This week I explored the role of behaviorism in modern education and how it relates to current instructional practices and technology tools. In particular, I research the role behaviorism plays in the reinforcement of behavior and completion and monitoring of homework. Although behaviorism principles are perceived to not be widely used in school, in reality they play a critical role in many intervention programs, behavior modification systems, and general instructional techniques. Initially developed by theorists such as Pavlov, Skinner and Watson, behaviorism can be defined as a developmental theory that measures observable behaviors produced by a learner’s response to stimuli (Standridge, 2002). Specific behaviors responses to stimuli can either be reinforced or extinguished depending on the feedback the learner receives. As a result, behaviorism can play a vital role developing basic skills and foundations of understanding in all subject areas and in classroom management.
As mentioned, behavior can be shaped depending on the positive or negative reinforcement one receives. The concept and application though of positive reinforcement is often a contentious debate amongst educators. For many educators, the act of positively reinforcing behaviors students should automatically be demonstrating, constitutes as form of bribery. What we need to realize is that reinforcement is a natural motivator within of our lives. We would not invest in work, obey laws, or engage with others socially if we did not received some sort of reinforcement whether that is intrinsic or extrinsic (Kansas, 2012). According to John Hattie (2008), reinforcement “was among the most powerful influences on achievement, acknowledges that he has "struggled to understand the concept" (p. 173).
Recently, though the term reinforcement has been replaced with the concept of feedback. Both of these principles are rooted in the idea that in order to positively impact student behavior and performance, students must receive timely and meaningful responses from adults. (Wiggins, 2012, p. 10). In order though for feedback to be considered meaningful one should: name only behaviors that have actually occurred, say what you see, not how you feel, and avoid naming some students as examples for others (p. 10). To accomplish this within a classroom setting teachers can utilize a number of technology tools. According to Pitler, H., Hubbard, E. R., Kuhn, M., & Malenoski, K, (2007) spreadsheets, word documents and electronic rubrics can assist teachers in communicating and reinforcement student behavior and effort. Electronic rubrics assist in defining a set of behaviors and proficiency levels that a teacher expects from a student or group of students. Utilizing word documents, teachers can generate point sheets, behavior plans and contracts, and reward tickets. This information can then be recorded and displayed using a spreadsheet which can graph the data in a variety of ways (Pitler, et al, 2007). By graphing data and recording information, it allows students to have a visual indicator of progress which can subsequently result in internalization and reflection on ones skill and behavior. When you use these three tools in conjunction with one another, it allows a teacher to engage in an open, constructive, and purposeful dialog with students.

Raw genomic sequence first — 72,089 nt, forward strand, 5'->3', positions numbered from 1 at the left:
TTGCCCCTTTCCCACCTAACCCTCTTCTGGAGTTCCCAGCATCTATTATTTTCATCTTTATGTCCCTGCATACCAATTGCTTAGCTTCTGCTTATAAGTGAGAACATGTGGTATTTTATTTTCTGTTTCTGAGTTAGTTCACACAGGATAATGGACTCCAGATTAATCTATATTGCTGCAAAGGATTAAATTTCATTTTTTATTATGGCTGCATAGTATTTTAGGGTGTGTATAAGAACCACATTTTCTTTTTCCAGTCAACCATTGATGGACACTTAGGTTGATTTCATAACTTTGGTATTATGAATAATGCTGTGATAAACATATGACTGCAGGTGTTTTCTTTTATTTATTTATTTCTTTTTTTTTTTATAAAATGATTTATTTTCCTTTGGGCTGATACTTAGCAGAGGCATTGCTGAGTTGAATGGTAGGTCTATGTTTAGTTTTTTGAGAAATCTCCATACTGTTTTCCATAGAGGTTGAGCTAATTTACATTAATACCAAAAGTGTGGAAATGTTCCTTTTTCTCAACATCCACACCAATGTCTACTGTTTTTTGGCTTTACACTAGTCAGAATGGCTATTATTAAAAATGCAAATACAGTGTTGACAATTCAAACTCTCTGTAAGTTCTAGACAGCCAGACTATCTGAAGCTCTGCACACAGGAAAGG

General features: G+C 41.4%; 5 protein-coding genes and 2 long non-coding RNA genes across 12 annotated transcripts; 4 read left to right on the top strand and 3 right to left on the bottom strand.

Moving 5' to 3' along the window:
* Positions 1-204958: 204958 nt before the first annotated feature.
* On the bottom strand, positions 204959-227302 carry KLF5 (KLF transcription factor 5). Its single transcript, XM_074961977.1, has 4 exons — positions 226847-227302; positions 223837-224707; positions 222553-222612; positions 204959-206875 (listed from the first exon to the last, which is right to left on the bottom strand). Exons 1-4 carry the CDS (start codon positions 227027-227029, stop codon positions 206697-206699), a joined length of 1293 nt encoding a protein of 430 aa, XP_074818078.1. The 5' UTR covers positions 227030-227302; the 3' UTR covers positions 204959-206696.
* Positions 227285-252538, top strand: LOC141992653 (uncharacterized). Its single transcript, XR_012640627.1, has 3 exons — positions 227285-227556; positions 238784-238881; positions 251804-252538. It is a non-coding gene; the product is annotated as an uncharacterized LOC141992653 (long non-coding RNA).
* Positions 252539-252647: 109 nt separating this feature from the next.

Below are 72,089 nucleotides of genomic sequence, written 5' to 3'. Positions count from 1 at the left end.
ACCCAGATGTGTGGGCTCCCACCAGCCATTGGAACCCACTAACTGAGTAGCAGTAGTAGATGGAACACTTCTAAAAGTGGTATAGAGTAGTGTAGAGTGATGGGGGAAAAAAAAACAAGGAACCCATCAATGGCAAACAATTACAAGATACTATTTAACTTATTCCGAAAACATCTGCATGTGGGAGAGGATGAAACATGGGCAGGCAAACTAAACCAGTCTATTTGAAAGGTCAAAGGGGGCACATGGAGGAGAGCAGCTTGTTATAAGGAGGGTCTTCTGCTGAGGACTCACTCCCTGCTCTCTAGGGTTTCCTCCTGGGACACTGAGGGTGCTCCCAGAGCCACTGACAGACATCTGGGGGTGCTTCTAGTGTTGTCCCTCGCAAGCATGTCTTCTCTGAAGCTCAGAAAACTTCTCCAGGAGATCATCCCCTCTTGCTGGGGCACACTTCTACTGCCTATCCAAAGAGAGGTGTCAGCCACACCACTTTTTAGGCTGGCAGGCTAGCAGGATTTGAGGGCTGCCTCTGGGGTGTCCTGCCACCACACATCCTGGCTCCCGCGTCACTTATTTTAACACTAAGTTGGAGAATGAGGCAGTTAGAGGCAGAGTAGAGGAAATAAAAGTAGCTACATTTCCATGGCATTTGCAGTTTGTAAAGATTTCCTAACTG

According to Robert Marzano, research has shown that homework is one of the least effective instruction tools within a teacher’s tool box (Marzano, 2001). Even though homework may not be the best approach to instruct students on new skills, it does help in support the drilling of mastered skills to ensure that they are maintained. This concept of drilling skills through repetitive practice aligns with a number of behaviorism principals. Similar to feedback, homework provides teachers with a wonderful opportunity to incorporate technology resources. Teachers again can utilize spreadsheets in order to record and track student progress (Pitler, et al, 2007). When presented as a visual within the classroom, students receive immediate feedback and can gage what areas they need to improve upon. The internet is another resource teachers can incorporate to assign homework. Through blogs, wikis, podcasts and web quests, teachers can create an interactive learning environment that challenges students to apply critical thinking skills and 21st century learning. Teachers can also use websites that will drill students on fact families, phonemic skills, comprehension skills, and a multitude of academic areas. Through expanding ones definition of homework, teachers are able to create a learning environment that extends beyond the brick and mortar setting.
Hattie, J. (2012, September). Know thy impact. Educational Leadership, 70(), 18-23. Retrieved from http://www.ascd.org/publications/educational-leadership/sept12/vol70/num01/Know-Thy-Impact.aspx
Hattie, J. (2008). Visible Learning. New York, NY: Routledge.
Marzano, R., Norford, J., Paynter, D., Pickering, D., & Gabby, B. (2001). A handbook for classroom instruction that works. Alexandria, VA: ASCD.
Pitler, H., Hubbard, E. R., Kuhn, M., & Malenoski, K. (2007). Using Technology with Classroom Instruction that Work. Alexandria, VA: ASCD.
Standridge, M. (2002). Behaviorism. In M. Orey (Ed.), Emerging perspectives on learning, teaching, and technology. Retrieved on September 9, 2012 from http://projects.coe.uga.edu/epltt/
University of Kansas. (2012). Positive reinforcement. Retrieved from http://www.specialconnections.ku.edu/?q=behavior_plans/classroom_and_group_support/teacher_tools/positive_reinforcement
Wiggins, G. (2012, September). Seven Keys to Effective Feedback. Educational Leadership, 70(), 10-16. Retrieved from http://www.ascd.org/publications/educational-leadership/sept12/vol70/num01/Seven-Keys-to-Effective-Feedback.aspx